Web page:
Glowing reviews: Inside the revival of neon signage

NEW YORK — They say “everything old is new again,” and nothing may encompass that better than neon. Once a ­­sign of a retro era, neon installations appear to be popping up everywhere. 

“There was a period of time where what we were doing wasn’t as appreciated as it is now, and it's absolutely appreciated now,” said Jeff Freidman, owner of Let There Be Neon in Tribeca.

 Friedman has been working with neon since the 1970s. His work has lit up the screen in movies and televisions shows like “The Sopranos,” “Entourage” and “Girls,” and in clubs including Studio 54.

“I always get a kick out of driving around New York and seeing a piece that my hands touched up on a building or inside a place,” said Freidman.

Let There Be Neon outshines other shops because they don’t just restore old signs. They create brand new ones for clients all over the world, including WeWork.

“We thought it be a good way to kind of bring [neon] into our spaces, give some new perspective to it and kind of play off that nostalgia while giving it a new fresh feel,” said Joe Geis, WeWork’s Global Head of Art and Graphics.

 Let There Be Neon has created hundreds of signs for the co-working company all over the globe. Most of the artwork pays tribute to the city it’s in, from Boston to Bogotá.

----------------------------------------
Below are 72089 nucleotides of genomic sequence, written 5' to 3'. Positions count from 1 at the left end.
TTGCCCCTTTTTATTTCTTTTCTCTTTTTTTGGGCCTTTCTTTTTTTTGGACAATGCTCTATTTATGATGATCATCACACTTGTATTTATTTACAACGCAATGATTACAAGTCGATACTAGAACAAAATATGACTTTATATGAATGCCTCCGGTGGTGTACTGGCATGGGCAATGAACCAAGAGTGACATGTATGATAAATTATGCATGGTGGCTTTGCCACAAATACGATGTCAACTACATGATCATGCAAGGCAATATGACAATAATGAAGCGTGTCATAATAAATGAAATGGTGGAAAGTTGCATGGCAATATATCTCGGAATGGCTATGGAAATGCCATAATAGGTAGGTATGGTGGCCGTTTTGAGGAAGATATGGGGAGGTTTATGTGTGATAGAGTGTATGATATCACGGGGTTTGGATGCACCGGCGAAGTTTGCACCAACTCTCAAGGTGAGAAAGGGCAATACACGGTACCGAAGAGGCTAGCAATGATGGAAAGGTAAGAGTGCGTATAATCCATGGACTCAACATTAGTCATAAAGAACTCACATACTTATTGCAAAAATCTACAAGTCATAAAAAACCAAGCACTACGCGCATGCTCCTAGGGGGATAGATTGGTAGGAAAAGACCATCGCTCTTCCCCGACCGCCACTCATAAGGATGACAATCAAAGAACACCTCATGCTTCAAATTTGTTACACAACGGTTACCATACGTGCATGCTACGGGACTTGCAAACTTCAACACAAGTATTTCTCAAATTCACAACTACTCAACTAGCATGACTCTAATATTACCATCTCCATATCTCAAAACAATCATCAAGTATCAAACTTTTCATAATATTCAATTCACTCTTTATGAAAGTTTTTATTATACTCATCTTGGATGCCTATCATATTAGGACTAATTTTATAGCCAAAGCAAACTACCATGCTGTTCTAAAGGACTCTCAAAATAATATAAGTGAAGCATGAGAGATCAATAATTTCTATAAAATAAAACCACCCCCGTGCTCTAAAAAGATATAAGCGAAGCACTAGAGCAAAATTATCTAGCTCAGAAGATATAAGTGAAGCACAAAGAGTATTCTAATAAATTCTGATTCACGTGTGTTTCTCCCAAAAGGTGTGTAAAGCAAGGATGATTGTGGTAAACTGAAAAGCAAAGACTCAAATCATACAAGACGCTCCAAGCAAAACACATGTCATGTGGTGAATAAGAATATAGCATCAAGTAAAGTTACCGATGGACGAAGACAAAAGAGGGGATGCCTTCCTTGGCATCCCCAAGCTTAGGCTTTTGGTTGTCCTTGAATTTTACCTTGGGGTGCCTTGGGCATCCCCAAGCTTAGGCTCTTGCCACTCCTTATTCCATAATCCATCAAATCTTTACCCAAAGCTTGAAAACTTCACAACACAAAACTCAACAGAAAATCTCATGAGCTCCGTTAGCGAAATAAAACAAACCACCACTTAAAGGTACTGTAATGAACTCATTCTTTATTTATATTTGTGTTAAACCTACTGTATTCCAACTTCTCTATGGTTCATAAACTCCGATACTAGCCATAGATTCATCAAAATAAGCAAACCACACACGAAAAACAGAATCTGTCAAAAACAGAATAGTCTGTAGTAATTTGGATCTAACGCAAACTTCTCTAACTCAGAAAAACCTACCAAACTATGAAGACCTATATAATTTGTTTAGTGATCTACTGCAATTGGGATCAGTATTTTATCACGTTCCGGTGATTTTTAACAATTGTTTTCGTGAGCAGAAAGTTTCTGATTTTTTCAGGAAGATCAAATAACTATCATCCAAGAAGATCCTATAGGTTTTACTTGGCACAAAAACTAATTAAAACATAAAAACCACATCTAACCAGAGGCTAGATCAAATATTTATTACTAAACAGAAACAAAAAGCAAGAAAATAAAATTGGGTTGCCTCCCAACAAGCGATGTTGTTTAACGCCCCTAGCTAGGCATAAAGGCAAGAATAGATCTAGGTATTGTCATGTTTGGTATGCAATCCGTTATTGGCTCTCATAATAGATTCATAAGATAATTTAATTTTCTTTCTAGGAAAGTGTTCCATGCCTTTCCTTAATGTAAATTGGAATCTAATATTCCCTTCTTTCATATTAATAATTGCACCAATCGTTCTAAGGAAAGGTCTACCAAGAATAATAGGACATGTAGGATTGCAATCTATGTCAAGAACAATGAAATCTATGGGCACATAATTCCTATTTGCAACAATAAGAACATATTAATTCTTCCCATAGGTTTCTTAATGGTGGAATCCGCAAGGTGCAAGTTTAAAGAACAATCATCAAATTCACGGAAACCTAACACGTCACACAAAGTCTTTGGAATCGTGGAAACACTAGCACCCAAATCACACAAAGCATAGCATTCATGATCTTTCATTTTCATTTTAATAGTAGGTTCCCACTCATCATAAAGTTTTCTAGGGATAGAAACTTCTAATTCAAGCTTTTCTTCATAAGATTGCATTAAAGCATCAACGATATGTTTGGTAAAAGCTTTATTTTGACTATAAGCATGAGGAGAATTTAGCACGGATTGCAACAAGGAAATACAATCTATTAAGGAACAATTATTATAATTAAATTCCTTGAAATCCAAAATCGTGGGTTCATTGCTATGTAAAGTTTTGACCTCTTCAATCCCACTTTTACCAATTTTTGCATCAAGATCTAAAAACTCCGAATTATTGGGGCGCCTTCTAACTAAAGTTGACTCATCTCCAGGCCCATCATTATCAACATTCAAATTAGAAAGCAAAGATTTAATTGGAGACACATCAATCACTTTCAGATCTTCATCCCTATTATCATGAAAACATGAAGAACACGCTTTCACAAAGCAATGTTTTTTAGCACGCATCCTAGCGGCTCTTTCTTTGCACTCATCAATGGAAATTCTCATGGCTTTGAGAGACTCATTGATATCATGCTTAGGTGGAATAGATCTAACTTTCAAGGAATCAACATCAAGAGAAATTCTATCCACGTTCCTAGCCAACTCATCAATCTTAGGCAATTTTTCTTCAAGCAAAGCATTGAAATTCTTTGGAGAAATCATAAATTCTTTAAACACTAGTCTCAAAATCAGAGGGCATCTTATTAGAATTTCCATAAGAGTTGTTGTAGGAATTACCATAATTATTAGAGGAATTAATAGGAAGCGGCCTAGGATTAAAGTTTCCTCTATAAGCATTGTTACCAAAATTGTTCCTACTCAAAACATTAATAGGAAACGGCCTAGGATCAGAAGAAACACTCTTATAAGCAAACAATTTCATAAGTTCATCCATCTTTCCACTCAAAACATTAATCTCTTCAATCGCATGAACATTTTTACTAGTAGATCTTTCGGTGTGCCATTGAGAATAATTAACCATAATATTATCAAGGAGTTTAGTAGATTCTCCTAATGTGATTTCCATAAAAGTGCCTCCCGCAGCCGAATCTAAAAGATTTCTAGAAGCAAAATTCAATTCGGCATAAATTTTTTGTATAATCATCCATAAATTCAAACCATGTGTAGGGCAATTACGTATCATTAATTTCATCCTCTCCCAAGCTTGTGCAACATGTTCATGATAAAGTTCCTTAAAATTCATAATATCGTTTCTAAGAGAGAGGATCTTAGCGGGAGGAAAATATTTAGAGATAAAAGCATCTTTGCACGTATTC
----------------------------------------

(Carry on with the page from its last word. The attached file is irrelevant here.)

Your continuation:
“We do a lot of research prior to designing,” said Geis. “A lot of that research is based on the local neighborhoods, the building [and] what it was used for prior to us moving in.”

Both men say that while neon has always been around, its presence on social media has led to a resurgence in its popularity.

“Traditionally neon is kind of used more in settings like bodegas and bars and laundromats, and recently more industries like hospitality and retail and stuff have been using this as a medium to convey their message,” said Geis.

And as more businesses continue to use neon in their branding, Friedman believes the possibilities of designs and expressions are endless.

 "Neon is like drawing with light,” describes Freidman. “If you think of that concept, you have no boundaries."

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